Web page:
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Amorous Realtors Uncovered In Plain Sight of Cameras

By Frank Parlato

The Weiner bedroom, despoiled..
The Weiner home. where two love struck Realtors got caught on tape...
Jeannemarie Phelan and Robert Lindsay

As a follow up to our previous investigative story regarding two New Jersey realtors who are being sued after hidden cameras caught them in a series of "sexual escapades" inside a client's home, the Niagara Falls Reporter has obtained a photograph that proves the two hands-on realtors may not only have been dumb but nearsighted, too.

Readers may recall we reported that two top-selling agents combined their services. Robert Lindsay and Jeannemarie Phelan - of Coldwell Bankers - are accused in a lawsuit of using a home Lindsay listed in Wayne, N. J.,, for a "play pad."

The lawsuit, which names as defendants the two amorous agents and their brokerage firm, Coldwell Bankers, LLC, was filed by the owners of the house, Richard and Sandra Weiner in New Jersey Superior Court in Passaic County. The claim alleges, among other things, breach of contract, invasion of privacy, and trespassing.

Unhappily for the winsome duo, the evidence is against them. They were caught on interior surveillance cameras entering the house multiple times (but not with clients). The cameras were in plain sight.

The Weiners listed the home with Lindsay in December, 2011, for $650,000. Allegedly, by Jan. 23, 2012, the overly-sexy realtors had more than 10 sexual trysts in the listed home.

According to the lawsuit, the owners happened to be checking their video cameras one day and "saw strange people in the house with … flashlights." They called the police who came to the house and found Lindsay pulling up his pants. Lindsay told them he was preparing the house for an open house and Phelan had dropped by to pick up a flier.

The Weiners checked the tapes and found a cornucopia of what could be called "Realtors Gone Wild." Lindsay and Phelan seemed less excited about the listing but more about each other, something they demonstrated all over the house including the Weiner's own bed.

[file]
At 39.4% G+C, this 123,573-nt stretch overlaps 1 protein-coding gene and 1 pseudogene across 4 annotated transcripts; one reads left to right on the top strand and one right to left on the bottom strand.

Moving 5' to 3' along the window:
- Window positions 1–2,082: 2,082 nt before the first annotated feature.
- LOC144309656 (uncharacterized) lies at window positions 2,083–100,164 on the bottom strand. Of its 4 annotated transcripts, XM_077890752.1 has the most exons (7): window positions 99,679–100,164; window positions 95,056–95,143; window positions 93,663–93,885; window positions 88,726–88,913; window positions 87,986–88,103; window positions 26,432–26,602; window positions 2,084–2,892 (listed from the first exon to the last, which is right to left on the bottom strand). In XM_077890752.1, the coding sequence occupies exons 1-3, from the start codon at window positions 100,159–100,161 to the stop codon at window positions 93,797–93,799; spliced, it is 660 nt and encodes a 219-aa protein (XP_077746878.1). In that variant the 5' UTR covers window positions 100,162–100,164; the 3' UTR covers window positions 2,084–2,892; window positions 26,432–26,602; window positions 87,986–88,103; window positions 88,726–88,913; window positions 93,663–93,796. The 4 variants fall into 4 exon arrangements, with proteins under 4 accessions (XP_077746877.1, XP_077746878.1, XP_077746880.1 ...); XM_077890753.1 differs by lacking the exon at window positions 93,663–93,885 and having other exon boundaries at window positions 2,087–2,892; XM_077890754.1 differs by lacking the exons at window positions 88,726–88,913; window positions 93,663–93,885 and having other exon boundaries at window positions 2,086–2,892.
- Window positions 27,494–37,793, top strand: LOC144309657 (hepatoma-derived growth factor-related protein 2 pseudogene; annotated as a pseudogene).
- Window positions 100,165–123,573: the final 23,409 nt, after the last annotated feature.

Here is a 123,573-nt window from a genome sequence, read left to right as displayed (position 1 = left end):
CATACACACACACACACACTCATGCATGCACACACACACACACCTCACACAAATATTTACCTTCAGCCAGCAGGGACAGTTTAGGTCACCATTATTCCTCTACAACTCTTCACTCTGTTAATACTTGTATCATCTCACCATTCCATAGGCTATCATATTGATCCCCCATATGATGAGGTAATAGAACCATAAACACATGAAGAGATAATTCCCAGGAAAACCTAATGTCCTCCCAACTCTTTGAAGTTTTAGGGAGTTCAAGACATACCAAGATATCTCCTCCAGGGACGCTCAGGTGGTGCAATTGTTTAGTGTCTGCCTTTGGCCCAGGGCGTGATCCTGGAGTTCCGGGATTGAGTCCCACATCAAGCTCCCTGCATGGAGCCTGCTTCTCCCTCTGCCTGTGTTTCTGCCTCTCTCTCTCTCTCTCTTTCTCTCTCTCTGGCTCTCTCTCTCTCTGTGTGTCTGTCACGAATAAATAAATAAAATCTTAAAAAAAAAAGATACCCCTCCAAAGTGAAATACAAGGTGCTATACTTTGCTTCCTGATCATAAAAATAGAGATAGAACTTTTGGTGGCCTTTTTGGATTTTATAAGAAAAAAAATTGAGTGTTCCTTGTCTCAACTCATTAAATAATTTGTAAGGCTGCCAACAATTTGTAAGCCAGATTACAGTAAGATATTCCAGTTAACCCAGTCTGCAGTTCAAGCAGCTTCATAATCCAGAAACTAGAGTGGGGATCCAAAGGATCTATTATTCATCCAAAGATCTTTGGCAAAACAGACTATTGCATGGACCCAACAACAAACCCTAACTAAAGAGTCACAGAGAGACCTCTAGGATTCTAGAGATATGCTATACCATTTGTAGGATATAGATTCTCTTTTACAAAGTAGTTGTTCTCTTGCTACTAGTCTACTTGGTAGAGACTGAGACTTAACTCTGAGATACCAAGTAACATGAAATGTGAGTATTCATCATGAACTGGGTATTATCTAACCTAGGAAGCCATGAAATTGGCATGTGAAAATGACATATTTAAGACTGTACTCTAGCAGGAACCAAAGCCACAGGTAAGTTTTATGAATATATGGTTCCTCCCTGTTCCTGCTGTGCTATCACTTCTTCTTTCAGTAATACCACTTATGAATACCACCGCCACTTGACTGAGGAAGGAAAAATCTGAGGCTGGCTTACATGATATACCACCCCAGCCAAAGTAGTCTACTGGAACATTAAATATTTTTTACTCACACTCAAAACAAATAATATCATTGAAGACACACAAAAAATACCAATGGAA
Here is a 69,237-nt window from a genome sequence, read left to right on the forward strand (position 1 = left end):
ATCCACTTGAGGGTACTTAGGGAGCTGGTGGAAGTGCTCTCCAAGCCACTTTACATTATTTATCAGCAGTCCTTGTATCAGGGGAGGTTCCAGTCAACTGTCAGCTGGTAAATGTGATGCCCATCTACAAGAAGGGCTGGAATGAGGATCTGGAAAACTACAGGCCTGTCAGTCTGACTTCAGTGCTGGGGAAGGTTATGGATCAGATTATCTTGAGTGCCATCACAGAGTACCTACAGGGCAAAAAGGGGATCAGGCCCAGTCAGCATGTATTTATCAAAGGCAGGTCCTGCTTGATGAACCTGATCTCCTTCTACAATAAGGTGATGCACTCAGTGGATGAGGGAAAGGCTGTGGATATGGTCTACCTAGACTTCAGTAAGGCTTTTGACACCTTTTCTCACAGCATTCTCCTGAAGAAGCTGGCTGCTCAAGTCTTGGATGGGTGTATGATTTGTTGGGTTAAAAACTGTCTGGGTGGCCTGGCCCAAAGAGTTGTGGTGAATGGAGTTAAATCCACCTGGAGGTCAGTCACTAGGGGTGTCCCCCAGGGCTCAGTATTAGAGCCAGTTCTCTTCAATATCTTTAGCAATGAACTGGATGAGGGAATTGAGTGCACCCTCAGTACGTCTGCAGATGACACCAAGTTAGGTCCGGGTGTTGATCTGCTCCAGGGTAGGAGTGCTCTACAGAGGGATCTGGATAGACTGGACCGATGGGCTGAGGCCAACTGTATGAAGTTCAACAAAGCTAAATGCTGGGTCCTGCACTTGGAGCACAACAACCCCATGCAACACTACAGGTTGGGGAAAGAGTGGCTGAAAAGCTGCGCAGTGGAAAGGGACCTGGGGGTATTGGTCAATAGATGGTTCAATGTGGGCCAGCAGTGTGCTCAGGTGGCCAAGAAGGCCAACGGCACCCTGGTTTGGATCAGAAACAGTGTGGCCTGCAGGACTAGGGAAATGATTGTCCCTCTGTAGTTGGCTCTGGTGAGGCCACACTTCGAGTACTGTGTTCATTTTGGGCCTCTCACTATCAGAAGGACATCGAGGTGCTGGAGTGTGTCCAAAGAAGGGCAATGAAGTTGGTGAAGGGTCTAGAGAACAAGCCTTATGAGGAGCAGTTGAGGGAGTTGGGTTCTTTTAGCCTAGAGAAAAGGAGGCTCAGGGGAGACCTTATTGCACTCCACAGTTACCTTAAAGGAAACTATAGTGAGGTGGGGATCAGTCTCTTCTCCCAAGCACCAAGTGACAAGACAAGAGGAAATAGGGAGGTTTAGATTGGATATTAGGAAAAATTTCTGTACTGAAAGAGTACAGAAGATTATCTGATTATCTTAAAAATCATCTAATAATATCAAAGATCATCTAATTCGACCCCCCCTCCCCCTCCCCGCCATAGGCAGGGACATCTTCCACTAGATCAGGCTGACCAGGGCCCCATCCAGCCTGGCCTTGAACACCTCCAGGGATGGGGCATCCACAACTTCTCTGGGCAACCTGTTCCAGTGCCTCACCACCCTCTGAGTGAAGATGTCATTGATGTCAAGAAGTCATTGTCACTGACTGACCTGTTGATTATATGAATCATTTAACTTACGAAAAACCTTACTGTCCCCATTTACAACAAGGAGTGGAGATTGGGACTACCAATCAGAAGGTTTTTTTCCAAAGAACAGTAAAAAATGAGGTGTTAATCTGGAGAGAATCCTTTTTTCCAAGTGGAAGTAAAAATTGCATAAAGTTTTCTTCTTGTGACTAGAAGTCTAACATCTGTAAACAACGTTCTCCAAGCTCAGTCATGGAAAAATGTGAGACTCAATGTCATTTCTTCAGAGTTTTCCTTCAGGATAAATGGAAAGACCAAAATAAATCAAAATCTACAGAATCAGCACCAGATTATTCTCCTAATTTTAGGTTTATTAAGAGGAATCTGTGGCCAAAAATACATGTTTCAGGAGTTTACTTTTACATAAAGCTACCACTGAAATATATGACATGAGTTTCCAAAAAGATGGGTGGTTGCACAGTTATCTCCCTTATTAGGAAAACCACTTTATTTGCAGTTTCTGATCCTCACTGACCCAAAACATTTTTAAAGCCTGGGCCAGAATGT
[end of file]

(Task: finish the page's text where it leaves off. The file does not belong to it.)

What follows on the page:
The Wieners claim that Lindsay - who was among the top selling agents in the state of New Jersey - deliberately over-priced the home at $650,000 so it would not sell fast - and told the couple they could meet there and avoid hotel expenditures. And after they were discovered, the gossip that spread about the Weiner's sexy house spread among other real estate agents and put a stain on it in other realtors' minds.

The ultimate sale price of their home dropped below what it should have been and far less than what Lindsay had predicted, the Weiners' lawyers claim.

Both of the full service realtors had won awards in the past for high sales volumes Lindsay's totals were regularly in excess of $25 million, which would make his income around $600,000 annually.

Both are in danger of losing their licenses. The New Jersey Real Estate Commission is investigating the matter.

Up until press time, the Weiners have not spoken publicly nor granted requests for interviews.

Coldwell Banker, which is named as a defendant in the suit, has been accused of treating "this matter as if their realtors …. spilled a cup of coffee in the Weiner's home."

Coldwell Banker President Hal Maxwell stated that his company "ceased" its affiliation with the agents in January of 2012 when their indiscretions came to their attention although Maxwell remained Facebook friends with Lindsay for almost two years afterward. Maxwell removed Lindsay as a Facebook friend three days after the lawsuit was filed on Dec. 8, 2013, according to the Weiners' lawyer and provided proof to the Reporter.

The defendants (in a curious line of defense) complained in effect that their privacy was violated since they were not told they were being filmed inside the Weiner's home. Yet both Lindsay and Phelan can be seen on film (in various happy faced postures) looking directly at clearly visible cameras, according to the Weiner's lawyer.

"Our only intention here is to refute and clarify the obvious public positioning of both Coldwell Banker and the two former Coldwell Banker realtors," attorney Ronald T. Nagle told the Reporter.



Niagara Falls Reporter - Publisher Frank Parlato Jr. www.niagarafallsreporter.com

Feb 04, 2014